cruisers

Rep. Randy Forbes

WASHINGTON: The cruiser war continues. With House seapower subcommittee chairman Randy Forbes declaring the Navy has “no credibility” when they promise to modernize aging Ticonderoga-class cruisers, House Republicans and Navy leaders are accelerating towards a public collision. Last week, Forbes rolled out legislation requiring the Navy to modernize the cruisers twice as fast as planned,… Keep reading →

Navy Secretary Ray Mabus

NATIONAL PRESS CLUB: Congress doesn’t trust the Navy to keep its aging cruisers in service, Sec. Ray Mabus acknowledged this afternoon. But they don’t have to trust anybody: They make the law. Let Congress pass whatever law it likes compelling the Navy to keep and modernize the ships, Mabus told reporters here. “I’m willing to… Keep reading →

YOKOSUKA, Japan (Jan. 12, 2008) – The Ticonderoga-class guided-missile cruiser USS Shiloh (CG 67) receives an overhaul during a dry dock selective restricted availability. USS Shiloh is forward-deployed to Yokosuka, Japan and is part of Destroyer Squadron 15. U.S. Navy photo by Mass Communication Specialist 3rd Class Bryan Reckard

CAPITOL HILL: By 38 votes to 24, the House Armed Services Committee shot down a proposal to slow down its cruiser modernization plan. Offered by the top Democrat on the seapower subcommittee, Rep. Joe Courtney, the amendment stemmed from a request by the Chief of Naval Operations. In a letter sent to Congress yesterday, Adm.… Keep reading →

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CAPITOL HILL: More ships. More weapons. Less waiting. That’s the essential philosophy of Rep. Randy Forbes, chairman of the House subcommittee on seapower. In the draft National Defense Authorization Act headed for mark-up next week, he certainly seems to have gotten his way — on amphibious assault ships, submarines, land-based cruise missiles, and more. “My… Keep reading →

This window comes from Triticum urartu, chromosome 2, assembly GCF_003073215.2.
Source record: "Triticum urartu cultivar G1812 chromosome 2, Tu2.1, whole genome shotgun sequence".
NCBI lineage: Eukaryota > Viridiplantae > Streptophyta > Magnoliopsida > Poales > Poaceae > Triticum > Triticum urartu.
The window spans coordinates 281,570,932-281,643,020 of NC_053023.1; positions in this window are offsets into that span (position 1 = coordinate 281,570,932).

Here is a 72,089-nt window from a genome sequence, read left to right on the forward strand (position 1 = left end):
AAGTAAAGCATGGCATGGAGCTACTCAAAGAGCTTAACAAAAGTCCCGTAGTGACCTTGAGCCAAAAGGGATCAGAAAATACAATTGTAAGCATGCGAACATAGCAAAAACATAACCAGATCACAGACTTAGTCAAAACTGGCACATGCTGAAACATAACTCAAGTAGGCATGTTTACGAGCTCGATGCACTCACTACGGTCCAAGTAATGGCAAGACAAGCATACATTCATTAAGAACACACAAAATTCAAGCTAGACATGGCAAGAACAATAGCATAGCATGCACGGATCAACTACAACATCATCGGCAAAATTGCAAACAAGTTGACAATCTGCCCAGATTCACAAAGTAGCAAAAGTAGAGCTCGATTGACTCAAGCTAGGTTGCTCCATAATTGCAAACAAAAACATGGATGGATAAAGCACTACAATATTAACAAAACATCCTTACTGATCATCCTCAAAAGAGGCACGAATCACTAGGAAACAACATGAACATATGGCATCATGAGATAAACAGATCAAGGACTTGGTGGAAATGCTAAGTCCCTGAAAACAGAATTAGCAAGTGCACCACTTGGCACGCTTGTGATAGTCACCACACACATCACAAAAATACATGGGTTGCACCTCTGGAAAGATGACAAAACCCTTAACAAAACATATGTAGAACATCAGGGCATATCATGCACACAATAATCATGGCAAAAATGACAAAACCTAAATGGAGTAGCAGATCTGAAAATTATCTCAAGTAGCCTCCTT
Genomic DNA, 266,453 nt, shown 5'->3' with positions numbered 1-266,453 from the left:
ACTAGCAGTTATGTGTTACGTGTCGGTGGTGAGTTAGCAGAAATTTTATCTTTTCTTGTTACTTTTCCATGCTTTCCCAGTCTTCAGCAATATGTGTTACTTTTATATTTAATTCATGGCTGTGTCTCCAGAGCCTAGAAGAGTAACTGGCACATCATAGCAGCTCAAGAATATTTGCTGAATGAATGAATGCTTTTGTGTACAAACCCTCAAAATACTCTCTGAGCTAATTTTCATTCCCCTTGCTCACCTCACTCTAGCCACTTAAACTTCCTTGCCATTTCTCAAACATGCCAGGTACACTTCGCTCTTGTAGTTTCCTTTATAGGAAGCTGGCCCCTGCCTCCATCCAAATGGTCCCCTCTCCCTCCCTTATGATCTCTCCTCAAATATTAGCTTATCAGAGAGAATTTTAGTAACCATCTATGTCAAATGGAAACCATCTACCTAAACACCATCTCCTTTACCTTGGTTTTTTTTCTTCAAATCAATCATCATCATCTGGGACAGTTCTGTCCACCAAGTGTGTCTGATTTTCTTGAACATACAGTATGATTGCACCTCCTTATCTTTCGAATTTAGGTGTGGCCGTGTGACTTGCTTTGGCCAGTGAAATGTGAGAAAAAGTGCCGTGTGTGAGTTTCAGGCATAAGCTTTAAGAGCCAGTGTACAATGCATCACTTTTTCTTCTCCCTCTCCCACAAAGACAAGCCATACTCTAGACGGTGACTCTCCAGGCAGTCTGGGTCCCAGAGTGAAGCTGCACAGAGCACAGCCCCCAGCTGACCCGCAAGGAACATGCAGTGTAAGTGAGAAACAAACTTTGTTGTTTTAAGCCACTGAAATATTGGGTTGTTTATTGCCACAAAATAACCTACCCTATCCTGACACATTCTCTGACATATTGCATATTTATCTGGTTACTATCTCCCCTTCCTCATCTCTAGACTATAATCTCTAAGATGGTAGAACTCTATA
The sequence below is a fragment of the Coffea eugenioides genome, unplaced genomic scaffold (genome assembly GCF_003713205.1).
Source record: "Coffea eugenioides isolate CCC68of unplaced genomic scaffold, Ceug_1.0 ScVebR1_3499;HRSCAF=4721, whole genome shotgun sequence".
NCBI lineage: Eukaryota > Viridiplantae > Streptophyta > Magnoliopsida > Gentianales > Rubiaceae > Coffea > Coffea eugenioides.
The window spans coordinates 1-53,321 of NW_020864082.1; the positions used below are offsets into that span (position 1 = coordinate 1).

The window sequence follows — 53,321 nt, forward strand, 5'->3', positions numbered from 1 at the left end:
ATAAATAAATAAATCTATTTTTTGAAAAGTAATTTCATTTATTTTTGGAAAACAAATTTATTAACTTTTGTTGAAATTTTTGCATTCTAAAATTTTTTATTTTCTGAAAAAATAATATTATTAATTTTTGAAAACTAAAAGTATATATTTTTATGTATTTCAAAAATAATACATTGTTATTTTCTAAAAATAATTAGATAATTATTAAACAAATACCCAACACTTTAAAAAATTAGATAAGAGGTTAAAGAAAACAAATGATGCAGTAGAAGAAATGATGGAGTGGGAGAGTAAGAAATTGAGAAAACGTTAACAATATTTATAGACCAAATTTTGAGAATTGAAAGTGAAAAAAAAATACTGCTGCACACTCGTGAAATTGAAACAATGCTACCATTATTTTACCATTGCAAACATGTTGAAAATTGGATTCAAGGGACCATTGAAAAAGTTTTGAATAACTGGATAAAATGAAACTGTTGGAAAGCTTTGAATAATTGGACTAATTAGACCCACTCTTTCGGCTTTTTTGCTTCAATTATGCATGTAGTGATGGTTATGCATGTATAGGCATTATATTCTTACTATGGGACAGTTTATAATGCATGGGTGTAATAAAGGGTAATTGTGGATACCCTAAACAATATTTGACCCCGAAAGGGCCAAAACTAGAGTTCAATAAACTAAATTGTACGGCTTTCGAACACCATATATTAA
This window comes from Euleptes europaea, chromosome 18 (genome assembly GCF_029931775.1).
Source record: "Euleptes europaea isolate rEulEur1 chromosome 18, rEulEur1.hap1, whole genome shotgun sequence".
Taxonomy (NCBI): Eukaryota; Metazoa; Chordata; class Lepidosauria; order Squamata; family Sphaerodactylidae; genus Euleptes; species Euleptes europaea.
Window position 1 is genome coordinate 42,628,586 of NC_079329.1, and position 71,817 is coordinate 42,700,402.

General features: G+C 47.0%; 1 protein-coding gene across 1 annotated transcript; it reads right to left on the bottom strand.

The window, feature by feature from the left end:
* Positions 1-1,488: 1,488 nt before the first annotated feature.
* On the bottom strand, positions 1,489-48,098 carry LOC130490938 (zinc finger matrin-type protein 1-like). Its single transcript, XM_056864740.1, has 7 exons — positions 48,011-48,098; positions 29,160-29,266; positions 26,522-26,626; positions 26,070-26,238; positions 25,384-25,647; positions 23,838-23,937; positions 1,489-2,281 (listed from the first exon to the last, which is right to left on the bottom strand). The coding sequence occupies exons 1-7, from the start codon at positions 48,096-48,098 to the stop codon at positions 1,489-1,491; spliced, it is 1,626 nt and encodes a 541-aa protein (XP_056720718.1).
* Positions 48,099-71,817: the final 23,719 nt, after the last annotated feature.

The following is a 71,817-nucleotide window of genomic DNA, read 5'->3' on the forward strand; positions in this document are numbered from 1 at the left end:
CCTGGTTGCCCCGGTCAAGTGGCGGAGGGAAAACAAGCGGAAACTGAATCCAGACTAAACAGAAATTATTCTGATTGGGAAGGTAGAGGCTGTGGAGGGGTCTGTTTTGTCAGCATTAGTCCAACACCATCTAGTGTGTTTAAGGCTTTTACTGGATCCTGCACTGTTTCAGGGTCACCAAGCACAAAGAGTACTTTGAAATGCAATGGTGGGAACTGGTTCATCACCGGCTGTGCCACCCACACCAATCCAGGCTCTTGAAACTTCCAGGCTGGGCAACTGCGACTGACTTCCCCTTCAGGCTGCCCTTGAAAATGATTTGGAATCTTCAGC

Tomahawk cruise missile launch against the Khorasan group in Syria

Last week, the US Navy made waves by announcing two bold ideas for the surface fleet: a new concept of warfighting called “distributed lethality” — “If it floats, it fights” — and a new name for the controversial Littoral Combat Ship — now called a “frigate.” We asked Bryan Clark, a former special assistant to… Keep reading →

Aegis cruisers and destroyers.

CRYSTAL CITY: “If it floats, it fights,” Rear Adm. Peter Fanta says. “That’s ‘distributed lethality'[:] Make every cruiser, destroyer, amphib, LCS [Littoral Combat Ship], a thorn in somebody else’s side.” “It just takes arming everything,” says Fanta, the director of surface warfare (section N96) on the Navy staff. “Lethality” simply means more and better weapons. “Distributed” means… Keep reading →

The US Capitol seen from the Newseum this morning during a US Naval Institute conference.

UPDATED: Includes Link To NDAA Language Filed Late Tuesday; SASC Weapons Summary  CAPITOL HILL: If you want to get some idea just how hard it will be to reduce the yearly increases in pay and benefits that have marked the last 13 years, look at the new defense policy bill out today. The senior leadership of the… Keep reading →

CSBA graphic

WASHINGTON: Someone shoots a cruise missile at you. How far away would you like to stop it: over 200 miles out or less than 35? If you answered “over 200,” congratulations, you’re thinking like the US Navy, which has spent billions of dollars over decades to develop ever more sophisticated anti-missile defenses. According to Bryan… Keep reading →

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Imagine you’re a sniper. Imagine the bad guys are coming — but you can’t see them yet. Imagine your spotter can see them — but only because he’s miles away from where you are, with a better view. Now imagine that when you put your eye to your gunsights, you see the view through his.… Keep reading →

An Ohio-class nuclear missile submarine (SSBN).

WASHINGTON: “Unsustainable.” That’s the Navy’s own official assessment of the spending rates required to keep the fleet large and modern enough to do its missions. For the service to state this in writing ratchets up not just the rhetoric but the likelihood of future budget battles in the Pentagon and on the Hill — especially… Keep reading →

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